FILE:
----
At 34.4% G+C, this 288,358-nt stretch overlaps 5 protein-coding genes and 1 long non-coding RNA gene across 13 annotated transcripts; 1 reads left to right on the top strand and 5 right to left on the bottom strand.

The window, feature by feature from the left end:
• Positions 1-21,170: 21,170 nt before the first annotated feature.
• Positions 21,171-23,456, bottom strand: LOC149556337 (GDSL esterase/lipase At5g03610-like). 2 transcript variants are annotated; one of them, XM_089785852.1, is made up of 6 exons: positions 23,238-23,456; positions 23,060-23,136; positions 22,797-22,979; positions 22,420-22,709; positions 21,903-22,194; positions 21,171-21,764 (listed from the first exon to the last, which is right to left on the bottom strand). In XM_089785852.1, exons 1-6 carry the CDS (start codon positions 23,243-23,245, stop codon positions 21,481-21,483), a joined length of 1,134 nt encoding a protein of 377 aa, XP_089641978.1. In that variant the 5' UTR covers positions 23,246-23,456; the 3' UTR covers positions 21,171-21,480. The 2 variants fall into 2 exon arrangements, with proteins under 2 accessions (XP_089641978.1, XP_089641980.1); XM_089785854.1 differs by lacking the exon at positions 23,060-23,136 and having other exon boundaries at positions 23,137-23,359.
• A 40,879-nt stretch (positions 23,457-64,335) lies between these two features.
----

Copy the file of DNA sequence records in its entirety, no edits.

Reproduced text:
At 34.4% G+C, this 288,358-nt stretch overlaps 5 protein-coding genes and 1 long non-coding RNA gene across 13 annotated transcripts; 1 reads left to right on the top strand and 5 right to left on the bottom strand.

The window, feature by feature from the left end:
• Positions 1-21,170: 21,170 nt before the first annotated feature.
• Positions 21,171-23,456, bottom strand: LOC149556337 (GDSL esterase/lipase At5g03610-like). 2 transcript variants are annotated; one of them, XM_089785852.1, is made up of 6 exons: positions 23,238-23,456; positions 23,060-23,136; positions 22,797-22,979; positions 22,420-22,709; positions 21,903-22,194; positions 21,171-21,764 (listed from the first exon to the last, which is right to left on the bottom strand). In XM_089785852.1, exons 1-6 carry the CDS (start codon positions 23,243-23,245, stop codon positions 21,481-21,483), a joined length of 1,134 nt encoding a protein of 377 aa, XP_089641978.1. In that variant the 5' UTR covers positions 23,246-23,456; the 3' UTR covers positions 21,171-21,480. The 2 variants fall into 2 exon arrangements, with proteins under 2 accessions (XP_089641978.1, XP_089641980.1); XM_089785854.1 differs by lacking the exon at positions 23,060-23,136 and having other exon boundaries at positions 23,137-23,359.
• A 40,879-nt stretch (positions 23,457-64,335) lies between these two features.